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encouraging local female entrepreneurs to grow their own businesses by inviting them to host pop-ups, classes and events in the Bluebird space. These events have been so popular that they led Bluebird & Co. to acquire the former garage next store. The Annex is now the site for many of their classes. Every Thursday there is story time for the kids and every Monday is Art Club. For adults, you can find an array of class es such as floral arranging with Spring Creek Blooms, basics to beekeeping, public speaking workshops and, of course, author readings. Chiles Family Orchards Spring means the start of fruit season and, if you have your kids in tow, there’s no better place to appreciate it than Chiles Orchards. Straw berry-picking season runs late April-mid June, followed by cherry, peach, apple and pumpkin season in the fall. The orchards are stunning in the spring, with trees flinging themselves into full bloom and the mountains a towering pal ette of blues and purples in the background. In side the orchard store, there’s a selection of fresh produce, preserves and sundries, including an ice cream parlor for the whole family to enjoy.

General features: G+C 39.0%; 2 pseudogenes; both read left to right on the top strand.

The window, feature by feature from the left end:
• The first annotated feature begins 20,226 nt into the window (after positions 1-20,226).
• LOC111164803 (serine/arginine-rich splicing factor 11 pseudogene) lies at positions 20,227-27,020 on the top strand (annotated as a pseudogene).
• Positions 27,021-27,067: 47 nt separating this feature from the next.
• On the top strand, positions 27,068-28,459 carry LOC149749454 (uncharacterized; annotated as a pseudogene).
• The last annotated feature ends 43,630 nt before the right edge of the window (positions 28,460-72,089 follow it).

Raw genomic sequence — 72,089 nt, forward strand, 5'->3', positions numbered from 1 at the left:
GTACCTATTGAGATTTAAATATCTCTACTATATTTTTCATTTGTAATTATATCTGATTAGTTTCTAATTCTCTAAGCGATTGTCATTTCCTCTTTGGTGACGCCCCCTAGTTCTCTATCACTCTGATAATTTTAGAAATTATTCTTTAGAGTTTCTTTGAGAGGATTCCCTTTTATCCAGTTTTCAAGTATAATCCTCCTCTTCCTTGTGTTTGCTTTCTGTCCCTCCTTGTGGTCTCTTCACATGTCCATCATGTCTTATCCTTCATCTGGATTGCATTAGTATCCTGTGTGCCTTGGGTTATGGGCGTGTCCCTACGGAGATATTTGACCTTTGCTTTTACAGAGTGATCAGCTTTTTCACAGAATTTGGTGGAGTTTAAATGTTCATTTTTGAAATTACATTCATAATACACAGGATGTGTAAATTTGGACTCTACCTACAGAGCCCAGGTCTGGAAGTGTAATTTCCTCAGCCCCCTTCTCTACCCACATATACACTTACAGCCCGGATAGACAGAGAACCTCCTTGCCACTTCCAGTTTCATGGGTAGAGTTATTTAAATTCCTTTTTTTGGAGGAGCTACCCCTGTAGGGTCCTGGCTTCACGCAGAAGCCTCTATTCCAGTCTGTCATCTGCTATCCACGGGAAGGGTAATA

and chinaware. A visit on a Friday morning found this place bustling with moms meet ing for coffee after dropping their children off at school, a small business owner meeting with a graphic designer, and several individu als working peacefully on their laptops. The decadent pastries are sourced from Albemarle Baking Co. Sip your oat milk cortado on their patio and rejoice in a quiet spring morning. What draws many to Crozet is the abun dance of outdoor activities. A short drive takes you to the edge of Shenandoah Park with its massive selection of trails, while closer to home you’ll find Claudius Crozet Park , famous for its biannual Arts & Crafts Festival (May 13th & 14th), as well as Mint Springs Valley Park and Sugar Hollow . Mint Springs’ 520 acres wel comes families with its array of easy hikes as well as its playground, volleyball court and three lakes where you can swim, fish, ca noe or just enjoy being close to water. A bit further out of town you’ll find Sugar Hol low, a reservoir that provides water to the city of Charlottesville. Each spring, the reser voir is stocked with brook and rainbow trout — boating isn’t allowed, but you can fish with your family and friends along its banks. Bluebird & Co. In less than a year, this women-owned busi ness has embedded itself in the Crozet com munity. The shop is a collaboration between Bluebird Bookstop and Fancy & Nell Cloth ing. Owners Flannery Buchanan and Chelsea Powers had a vision not only to open a retail space but to create a community that extends past its four walls. They are passionate about Out & About